Our rooms at the Kachemak Community Center looked more like a textile factory than a quilting bee for a few weeks this fall as we tackled our stash of fabric, strips, blocks, and partially-to-fully-finished quilt tops as a group. Finished quilt tops were married to batting and pieced backs, measured, and packed with binding fabrics. Bags of orphan blocks became quilt tops. New quilt tops were designed; coordinating fabrics, blocks and strips were gathered, accepted or rejected, and sewn together. Some are still in process, but overall, about twenty quilt tops were made ready for quilting.
It’s almost time for all of us to turn our minds away from the garden, and start thinking of our poor neglected fabric! The last little road trip we took to Central Peninsula did not find the blue sky at the end of the rainbow. In fact, no rainbow! That’s okay. Those of us who live here aren’t bothered by a little rain. It just shuts one door and opens another.
We've had an active summer in Homer. While gardens, fishing, travel and houseguests made demands on our time, quilting remained a priority and we had several very lively Thursdays at the Kachemak Community Center. Just last week there were 24 of us sewing, pressing cutting, designing, knitting, eating lunch and chatting at the same time. Since a number of the Thursday quilters also attend the Monday evening group, I am going to guess the Monday quilters have stayed active and productive all summer as well.
For some unknown reason spring came early and people have been hopping around doing their summer activities already. It's only June, and it's hard to get anyone to gather 'round and do anything! Our Wednesday night quilting died off to the point of no return, so it's shut down for the season, back when September rolls around. Some people are meeting on Wednesday's mid-day at Sew'n Bee Cozy. Sometimes we have projects or looking for help with a project, or just need to get something done, but many times we just meet for lunch. Nothing wrong with that!
The Kachemak Bay Quilters held their 32nd annual quilt show May 7-8 at the Elks Lodge in Homer. While attendance was not as high as years when the show coincides with the Shorebird Festival, there was a steady stream of visitors and a constant chorus of "oohs" and "ahhs" as viewers walked the show to identify their favorites and vote in the different categories.
At this writing, I'm looking out the window at snow. We are coming off a couple of gloriously sunny days, where everyone in town was out walking their dogs, having a wonderful pre-spring break. People's perennials are even coming up! It is only March.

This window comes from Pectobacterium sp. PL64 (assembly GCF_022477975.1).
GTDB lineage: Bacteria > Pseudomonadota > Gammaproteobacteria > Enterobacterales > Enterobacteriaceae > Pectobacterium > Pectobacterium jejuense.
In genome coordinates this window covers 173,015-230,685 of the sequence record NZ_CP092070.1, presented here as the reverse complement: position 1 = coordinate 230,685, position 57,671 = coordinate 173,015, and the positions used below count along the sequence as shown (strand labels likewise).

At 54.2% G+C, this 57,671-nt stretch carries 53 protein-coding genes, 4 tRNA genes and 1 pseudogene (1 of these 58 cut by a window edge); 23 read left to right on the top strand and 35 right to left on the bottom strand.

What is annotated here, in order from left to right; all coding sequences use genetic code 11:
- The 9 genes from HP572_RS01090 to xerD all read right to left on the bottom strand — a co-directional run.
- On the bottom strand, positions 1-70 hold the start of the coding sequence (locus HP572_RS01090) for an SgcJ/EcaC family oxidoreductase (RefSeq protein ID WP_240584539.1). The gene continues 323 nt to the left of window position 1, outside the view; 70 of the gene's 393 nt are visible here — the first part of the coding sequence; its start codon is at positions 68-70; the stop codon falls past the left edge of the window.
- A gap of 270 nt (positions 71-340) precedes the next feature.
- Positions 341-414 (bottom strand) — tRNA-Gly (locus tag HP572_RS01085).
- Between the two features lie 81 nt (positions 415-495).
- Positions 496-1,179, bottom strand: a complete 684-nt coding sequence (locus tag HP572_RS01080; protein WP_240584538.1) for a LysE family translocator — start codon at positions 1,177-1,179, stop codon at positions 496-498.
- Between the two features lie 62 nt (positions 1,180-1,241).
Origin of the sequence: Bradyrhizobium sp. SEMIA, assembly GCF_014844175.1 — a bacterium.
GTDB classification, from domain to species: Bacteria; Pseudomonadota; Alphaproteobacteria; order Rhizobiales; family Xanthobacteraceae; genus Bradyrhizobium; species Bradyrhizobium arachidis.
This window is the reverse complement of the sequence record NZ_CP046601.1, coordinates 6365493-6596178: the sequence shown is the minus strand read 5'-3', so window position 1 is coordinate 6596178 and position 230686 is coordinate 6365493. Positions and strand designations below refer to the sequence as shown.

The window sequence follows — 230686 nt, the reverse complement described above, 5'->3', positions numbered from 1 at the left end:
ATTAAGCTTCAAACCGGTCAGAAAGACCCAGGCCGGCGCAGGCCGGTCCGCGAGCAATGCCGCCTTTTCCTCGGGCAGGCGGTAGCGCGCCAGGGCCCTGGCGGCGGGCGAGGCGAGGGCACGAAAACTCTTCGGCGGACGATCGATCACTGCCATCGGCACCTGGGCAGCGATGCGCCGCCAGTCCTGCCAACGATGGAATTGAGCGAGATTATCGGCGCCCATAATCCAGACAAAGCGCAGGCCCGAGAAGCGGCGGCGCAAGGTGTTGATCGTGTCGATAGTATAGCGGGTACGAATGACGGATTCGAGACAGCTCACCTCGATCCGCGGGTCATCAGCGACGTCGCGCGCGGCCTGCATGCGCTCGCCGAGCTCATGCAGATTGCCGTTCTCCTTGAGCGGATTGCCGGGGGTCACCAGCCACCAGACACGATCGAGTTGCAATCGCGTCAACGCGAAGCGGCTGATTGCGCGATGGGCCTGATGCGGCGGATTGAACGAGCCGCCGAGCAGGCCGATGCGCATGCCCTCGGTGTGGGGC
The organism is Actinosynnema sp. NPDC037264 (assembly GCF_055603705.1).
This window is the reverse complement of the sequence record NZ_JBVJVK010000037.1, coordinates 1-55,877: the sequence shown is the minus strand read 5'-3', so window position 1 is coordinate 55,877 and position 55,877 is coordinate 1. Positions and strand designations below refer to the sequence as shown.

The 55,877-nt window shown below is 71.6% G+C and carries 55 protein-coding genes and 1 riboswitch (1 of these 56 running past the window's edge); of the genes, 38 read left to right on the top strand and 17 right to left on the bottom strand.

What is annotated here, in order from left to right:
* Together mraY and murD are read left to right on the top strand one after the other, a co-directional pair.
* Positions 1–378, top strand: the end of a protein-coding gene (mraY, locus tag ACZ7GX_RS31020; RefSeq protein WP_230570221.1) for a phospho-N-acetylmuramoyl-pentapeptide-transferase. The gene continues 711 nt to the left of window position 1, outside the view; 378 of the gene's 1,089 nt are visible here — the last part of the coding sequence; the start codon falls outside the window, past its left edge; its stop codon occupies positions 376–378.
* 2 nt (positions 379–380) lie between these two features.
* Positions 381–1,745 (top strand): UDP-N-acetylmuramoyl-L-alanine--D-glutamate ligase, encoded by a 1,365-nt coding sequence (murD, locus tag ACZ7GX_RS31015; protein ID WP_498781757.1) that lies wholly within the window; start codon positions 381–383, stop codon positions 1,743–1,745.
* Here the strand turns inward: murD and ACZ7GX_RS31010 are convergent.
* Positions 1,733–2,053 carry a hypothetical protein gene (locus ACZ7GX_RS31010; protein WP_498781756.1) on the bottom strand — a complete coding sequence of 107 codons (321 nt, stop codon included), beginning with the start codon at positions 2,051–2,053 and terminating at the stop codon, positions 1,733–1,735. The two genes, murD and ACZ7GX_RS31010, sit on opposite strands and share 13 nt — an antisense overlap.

We decided to take a different approach to our newsletter article this quarter. Instead of telling you what we've been doing, we decided to talk about why we do it. What prompted this was a seemingly innocuous remark from my husband, who observed that I spend a lot of my time cutting up perfectly good fabric and sewing it back together. I had to admit he had a point.
Even though the weather outside is frightful (at this writing), all our thoughts have been turned inside to our fabric and what we can do to create new things. It was so inspiring to get together at Getting Ready for Christmas in Soldotna. Great day, really great projects, and good company. Thanks to all who participated, and thank you to you gals who supplied our lunch. VERY good! Seward has been so inspired with these Christmas ideas, that there was a get together this last Sunday in the basement of the old library.
I’m snugly busy in my quilting studio this week, working on charity quilts and Christmas presents. I don’t have the holiday spirit yet, but I certainly feel the sense of urgency. October went by in a flash and a glance at the calendar tells me November is going to go even faster.
The Homer quilters have been busy again this quarter. We said goodbye to a few of our snowbirds and hello to a few returning winter attendees. The crossover weeks made for a delightfully crowded Kachemak Community Center on Thursdays; at least once I counted more than 20 quilters.